- The Washington Times - Friday, August 30, 2002


Maryland regulators have fined a London insurer $125,000 for dropping the state's $500 million annual policy after the September 11 terrorist attacks.

Regulators also ordered the Royal & SunAlliance Insurance Group PLC to continue providing coverage for state government properties, including the Baltimore-Washington International Airport and the stadiums at Camden Yards.

Supreme Court won't fast-track Obamacare case
Case Keenum doesn't believe he'll return to Redskins in 2020: Report
AOC blames racism for lack of 'police in riot gear' at Virginia gun-rights rally

In a 75-page ruling, the Maryland Insurance Administration, which oversees insurance companies operating in the state, said Royal & SunAlliance did not give proper notice or reasons for canceling the state's policy in February.

The order says Royal & SunAlliance USA Inc., the American affiliate of the British firm, must write another insurance policy by Tuesday and pay a $125,000 fine.

"Although Royal's business sustained an adverse impact from September 11, I find that Royal used this occasion to improperly weed out its book of business rather than to underwrite fairly and properly," Insurance Commissioner Steven B. Larsen wrote in the ruling.

The regulators said the company could have raised the rates or excluded acts of terrorism from the coverage rather than drop the policy.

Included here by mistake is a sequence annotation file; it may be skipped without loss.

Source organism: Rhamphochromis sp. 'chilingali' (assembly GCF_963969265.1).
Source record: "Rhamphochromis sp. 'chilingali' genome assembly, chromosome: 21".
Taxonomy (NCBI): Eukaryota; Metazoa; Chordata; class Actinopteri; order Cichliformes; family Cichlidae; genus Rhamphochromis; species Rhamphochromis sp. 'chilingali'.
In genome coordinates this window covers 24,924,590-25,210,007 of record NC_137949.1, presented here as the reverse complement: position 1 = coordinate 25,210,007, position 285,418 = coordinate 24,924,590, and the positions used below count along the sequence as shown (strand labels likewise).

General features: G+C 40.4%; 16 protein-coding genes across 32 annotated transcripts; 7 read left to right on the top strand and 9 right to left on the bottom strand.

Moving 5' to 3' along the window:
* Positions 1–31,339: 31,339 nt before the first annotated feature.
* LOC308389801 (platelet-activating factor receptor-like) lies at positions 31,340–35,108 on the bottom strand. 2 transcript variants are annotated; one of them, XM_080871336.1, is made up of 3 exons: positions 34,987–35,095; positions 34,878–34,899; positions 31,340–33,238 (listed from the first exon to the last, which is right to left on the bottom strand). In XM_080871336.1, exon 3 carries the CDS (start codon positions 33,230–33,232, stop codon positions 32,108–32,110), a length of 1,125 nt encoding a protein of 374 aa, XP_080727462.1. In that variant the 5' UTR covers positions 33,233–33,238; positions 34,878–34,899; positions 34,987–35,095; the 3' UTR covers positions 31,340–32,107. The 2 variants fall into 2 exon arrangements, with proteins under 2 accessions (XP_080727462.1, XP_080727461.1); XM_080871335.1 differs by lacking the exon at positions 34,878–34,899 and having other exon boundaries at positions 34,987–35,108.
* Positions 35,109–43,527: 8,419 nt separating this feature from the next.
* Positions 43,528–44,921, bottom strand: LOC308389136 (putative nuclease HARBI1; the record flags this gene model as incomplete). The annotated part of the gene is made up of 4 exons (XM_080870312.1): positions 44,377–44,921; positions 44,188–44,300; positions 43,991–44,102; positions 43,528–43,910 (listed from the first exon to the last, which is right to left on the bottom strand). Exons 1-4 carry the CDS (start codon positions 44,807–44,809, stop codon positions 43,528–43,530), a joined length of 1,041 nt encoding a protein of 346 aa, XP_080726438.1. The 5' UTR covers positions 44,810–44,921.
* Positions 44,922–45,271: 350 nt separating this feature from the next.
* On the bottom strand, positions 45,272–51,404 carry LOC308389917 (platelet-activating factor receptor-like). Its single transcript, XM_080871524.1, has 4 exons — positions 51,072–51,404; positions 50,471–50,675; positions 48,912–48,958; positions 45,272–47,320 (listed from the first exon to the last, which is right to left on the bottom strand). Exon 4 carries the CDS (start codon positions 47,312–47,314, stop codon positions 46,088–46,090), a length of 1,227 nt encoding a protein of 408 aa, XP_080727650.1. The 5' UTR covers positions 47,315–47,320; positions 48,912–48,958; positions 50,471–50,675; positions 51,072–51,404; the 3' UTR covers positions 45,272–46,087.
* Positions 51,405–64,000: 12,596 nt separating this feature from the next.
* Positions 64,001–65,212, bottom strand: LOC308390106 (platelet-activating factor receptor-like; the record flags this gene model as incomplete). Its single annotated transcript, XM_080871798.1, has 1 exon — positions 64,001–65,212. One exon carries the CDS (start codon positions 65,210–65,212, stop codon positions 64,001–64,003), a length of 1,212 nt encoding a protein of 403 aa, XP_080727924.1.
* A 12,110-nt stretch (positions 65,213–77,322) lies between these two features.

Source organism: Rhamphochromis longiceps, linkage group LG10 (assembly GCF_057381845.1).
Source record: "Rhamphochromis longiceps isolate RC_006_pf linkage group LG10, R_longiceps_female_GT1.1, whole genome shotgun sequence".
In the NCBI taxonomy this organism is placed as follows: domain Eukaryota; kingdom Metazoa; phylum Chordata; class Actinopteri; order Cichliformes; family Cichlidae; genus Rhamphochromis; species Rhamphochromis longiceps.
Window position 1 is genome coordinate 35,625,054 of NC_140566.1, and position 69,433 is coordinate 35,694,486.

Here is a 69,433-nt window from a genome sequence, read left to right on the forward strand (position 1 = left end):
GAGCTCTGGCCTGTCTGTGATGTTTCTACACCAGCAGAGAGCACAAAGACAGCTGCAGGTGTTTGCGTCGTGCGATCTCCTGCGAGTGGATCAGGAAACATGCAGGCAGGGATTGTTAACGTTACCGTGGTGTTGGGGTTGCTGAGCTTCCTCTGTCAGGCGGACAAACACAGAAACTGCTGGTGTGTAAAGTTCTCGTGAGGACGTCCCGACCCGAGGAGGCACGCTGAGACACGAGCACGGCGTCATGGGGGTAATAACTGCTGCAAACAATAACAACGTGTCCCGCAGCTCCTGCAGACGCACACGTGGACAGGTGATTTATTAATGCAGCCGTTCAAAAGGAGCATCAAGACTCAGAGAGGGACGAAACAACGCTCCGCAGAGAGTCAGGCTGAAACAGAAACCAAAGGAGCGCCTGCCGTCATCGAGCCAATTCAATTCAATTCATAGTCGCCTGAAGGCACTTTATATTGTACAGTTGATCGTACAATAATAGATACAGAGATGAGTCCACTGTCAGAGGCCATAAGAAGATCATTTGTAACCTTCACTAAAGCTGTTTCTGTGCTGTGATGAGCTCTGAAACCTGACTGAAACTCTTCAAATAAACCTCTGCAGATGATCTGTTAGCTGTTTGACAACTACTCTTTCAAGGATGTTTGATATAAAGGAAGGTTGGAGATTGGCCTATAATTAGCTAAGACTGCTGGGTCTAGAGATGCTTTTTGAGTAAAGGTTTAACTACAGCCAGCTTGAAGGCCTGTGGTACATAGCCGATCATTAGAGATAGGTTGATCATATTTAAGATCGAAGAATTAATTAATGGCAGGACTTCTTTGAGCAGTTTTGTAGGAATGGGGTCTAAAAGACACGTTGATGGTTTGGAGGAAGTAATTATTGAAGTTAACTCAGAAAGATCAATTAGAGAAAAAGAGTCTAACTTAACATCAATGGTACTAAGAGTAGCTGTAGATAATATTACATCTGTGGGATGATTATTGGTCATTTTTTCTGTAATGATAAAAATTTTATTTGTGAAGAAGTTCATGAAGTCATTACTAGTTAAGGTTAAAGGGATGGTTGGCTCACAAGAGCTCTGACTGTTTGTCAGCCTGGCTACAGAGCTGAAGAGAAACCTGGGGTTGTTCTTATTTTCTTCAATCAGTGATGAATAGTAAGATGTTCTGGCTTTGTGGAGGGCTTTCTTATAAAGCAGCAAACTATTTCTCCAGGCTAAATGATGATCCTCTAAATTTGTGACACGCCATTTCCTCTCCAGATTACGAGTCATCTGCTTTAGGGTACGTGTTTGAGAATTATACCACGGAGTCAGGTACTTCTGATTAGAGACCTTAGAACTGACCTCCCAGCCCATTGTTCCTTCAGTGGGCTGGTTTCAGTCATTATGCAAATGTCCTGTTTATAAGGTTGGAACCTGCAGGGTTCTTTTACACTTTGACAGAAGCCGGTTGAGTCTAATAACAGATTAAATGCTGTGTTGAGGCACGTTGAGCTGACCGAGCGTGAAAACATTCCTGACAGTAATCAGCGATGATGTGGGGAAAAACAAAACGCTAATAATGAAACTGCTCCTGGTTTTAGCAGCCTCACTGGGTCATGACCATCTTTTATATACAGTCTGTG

Royal & SunAlliance said Wednesday that it followed all the rules in dropping the state's coverage in February, when the policy was due to expire.

"We are disappointed by the ruling invalidating our decision not to renew the insurance policy for the state of Maryland," said Kedar Bryan, a spokesman for the insurance company.

"Royal & SunAlliance decided not to renew the policy because it could no longer currently underwrite the level of coverage previously written for the state of Maryland," Mr. Bryan said. "This was due in large part by the unavailability of reinsurance caused by the September 11 terrorist attacks."

Insurance companies, which collectively are expected to pay about $40 billion to cover the costs of the attacks, largely lost their reinsurance coverage they buy to reduce their risk.

In turn, insurers have raised rates and dropped coverage for acts of terrorism on public and private property.

Congress is considering legislation that would temporarily protect insurance companies from huge losses in the event of another major terrorist attack.

Sign up for Daily Newsletters

Manage Newsletters

Copyright © 2020 The Washington Times, LLC. Click here for reprint permission.

Please read our comment policy before commenting.


Click to Read More and View Comments

Click to Hide